When we need advice on foraging mushrooms, harvesting oysters or gathering eggs, we turn to our favorite city chick–turned farmer, Tamar Haspel. Since Jan. 2009, Tamar has eaten one thing every day that she has foraged, farmed or fished. Here’s her post on building frames for beehives. To read more, go to starvingofftheland.com
by Tamar Haspel
Who’s your candidate for greatest American writer of all time? It’s a tough call, and I think there’s a case to be made for Herman Melville or Edith Wharton. Other people think there’s a case to be made for Hemingway, Fitzgerald, or Steinbeck. Still others say Kerouac, but that’s bananas.
For my money it’s Mark Twain. Huckleberry Finn is usually on the short list of candidates for the Great American Novel, but one of my all-time favorite Twain scenes comes from the also-ran, Tom Sawyer. It’s where Tom has to whitewash the fence.
He surveyed the fence, and all gladness left him and a deep melancholy settled down upon his spirit. Thirty yards of board fence nine feet high. Life to him seemed hollow, and existence but a burden. Sighing, he dipped his brush and passed it along the topmost plank; repeated the operation; did it again; compared the insignificant whitewashed streak with the far-reaching continent of unwhitewashed fence, and sat down on a tree-box discouraged.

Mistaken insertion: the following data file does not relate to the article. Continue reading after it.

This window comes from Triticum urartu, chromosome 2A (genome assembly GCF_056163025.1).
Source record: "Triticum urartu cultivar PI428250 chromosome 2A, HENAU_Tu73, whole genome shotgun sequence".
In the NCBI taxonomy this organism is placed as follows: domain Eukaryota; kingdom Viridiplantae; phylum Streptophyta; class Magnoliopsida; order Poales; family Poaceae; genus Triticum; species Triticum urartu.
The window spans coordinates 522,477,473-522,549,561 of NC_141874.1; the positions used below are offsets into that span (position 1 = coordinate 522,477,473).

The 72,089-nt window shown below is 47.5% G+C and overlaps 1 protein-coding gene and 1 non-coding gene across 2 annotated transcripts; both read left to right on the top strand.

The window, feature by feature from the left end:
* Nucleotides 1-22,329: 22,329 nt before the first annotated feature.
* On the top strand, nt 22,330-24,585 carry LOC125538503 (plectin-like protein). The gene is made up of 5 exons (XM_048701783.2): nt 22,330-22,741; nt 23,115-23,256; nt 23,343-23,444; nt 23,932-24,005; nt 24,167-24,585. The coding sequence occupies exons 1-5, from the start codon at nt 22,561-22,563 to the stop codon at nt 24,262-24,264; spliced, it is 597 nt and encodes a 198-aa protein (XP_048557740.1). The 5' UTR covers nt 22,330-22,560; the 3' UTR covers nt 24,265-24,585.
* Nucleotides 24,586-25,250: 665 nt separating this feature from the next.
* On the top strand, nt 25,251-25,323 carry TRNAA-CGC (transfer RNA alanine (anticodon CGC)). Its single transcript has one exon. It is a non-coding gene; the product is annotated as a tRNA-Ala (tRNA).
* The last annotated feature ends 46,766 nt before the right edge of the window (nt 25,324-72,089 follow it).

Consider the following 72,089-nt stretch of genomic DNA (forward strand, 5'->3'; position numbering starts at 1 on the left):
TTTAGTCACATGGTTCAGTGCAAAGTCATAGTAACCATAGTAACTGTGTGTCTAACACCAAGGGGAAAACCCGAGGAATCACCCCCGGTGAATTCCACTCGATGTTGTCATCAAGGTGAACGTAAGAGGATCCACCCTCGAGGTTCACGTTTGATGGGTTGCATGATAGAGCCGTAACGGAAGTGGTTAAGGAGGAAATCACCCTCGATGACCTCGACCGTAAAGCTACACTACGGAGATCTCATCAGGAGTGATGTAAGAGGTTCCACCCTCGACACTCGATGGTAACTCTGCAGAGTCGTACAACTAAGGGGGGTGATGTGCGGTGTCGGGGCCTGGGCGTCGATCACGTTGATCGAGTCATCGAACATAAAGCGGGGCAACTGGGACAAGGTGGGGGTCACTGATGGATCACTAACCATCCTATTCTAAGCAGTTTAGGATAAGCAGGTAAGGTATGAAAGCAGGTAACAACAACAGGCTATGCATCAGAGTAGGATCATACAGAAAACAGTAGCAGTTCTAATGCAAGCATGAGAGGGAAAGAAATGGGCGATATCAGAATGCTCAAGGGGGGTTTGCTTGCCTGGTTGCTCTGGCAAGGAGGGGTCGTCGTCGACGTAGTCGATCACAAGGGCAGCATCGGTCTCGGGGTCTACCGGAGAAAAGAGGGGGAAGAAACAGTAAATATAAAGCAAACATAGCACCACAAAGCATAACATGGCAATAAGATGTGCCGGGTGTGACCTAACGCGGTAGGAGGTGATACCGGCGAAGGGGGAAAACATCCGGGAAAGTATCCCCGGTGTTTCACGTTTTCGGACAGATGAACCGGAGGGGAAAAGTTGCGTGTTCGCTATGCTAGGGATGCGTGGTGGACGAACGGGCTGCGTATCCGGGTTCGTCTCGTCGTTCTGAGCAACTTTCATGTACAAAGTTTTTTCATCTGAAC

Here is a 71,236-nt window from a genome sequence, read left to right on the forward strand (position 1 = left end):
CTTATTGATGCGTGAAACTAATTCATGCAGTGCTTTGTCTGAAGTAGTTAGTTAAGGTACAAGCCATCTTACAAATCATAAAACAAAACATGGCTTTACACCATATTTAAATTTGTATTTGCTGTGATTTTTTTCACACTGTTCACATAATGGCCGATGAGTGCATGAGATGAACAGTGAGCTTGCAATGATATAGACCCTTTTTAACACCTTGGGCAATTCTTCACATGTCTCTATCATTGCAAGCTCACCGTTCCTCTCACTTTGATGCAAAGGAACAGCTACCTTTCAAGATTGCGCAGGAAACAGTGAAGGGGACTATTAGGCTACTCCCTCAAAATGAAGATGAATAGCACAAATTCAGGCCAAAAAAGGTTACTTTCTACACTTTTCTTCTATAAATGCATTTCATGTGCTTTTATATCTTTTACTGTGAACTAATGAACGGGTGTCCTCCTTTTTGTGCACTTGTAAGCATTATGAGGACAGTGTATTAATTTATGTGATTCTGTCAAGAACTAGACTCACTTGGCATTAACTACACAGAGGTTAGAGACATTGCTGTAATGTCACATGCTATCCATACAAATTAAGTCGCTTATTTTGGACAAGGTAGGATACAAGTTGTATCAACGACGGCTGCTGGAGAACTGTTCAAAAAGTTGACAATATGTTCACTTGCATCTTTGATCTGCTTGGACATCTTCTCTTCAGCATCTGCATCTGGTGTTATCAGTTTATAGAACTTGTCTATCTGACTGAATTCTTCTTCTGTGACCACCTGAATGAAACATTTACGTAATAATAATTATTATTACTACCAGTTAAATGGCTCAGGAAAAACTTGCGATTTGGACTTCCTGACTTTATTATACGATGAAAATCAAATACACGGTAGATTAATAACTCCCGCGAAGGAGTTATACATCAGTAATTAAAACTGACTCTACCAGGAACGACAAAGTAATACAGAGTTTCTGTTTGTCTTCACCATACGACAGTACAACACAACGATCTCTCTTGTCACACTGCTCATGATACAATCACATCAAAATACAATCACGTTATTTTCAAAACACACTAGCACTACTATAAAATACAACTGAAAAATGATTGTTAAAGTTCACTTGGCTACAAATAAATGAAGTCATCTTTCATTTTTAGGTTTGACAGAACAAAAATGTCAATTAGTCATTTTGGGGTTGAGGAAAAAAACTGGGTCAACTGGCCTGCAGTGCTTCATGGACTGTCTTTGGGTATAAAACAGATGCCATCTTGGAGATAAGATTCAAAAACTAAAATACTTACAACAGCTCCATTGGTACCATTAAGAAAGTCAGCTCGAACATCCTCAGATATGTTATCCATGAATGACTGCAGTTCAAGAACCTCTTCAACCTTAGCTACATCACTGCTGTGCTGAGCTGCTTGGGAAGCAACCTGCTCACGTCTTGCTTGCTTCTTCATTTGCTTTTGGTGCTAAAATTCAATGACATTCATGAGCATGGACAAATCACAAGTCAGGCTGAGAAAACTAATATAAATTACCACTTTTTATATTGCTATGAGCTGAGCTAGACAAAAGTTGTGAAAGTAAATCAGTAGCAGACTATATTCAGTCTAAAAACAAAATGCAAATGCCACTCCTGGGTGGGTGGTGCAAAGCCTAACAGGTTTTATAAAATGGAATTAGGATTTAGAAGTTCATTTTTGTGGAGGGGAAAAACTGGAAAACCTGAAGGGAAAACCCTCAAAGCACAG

Tom pretends that the task of whitewashing is so compelling, so absorbing, that he doesn’t even notice his friend Ben sauntering by, eating an apple and impersonating a steamboat. When Ben comes right up alongside Tom to get his attention, Tom manages to convince him that whitewashing a fence is the sine qua non of boyhood entertainment, and refuses to let Ben help. Only when Ben promises his apple as payment does Tom hand over the brush “with reluctance in his face, but alacrity in his heart.”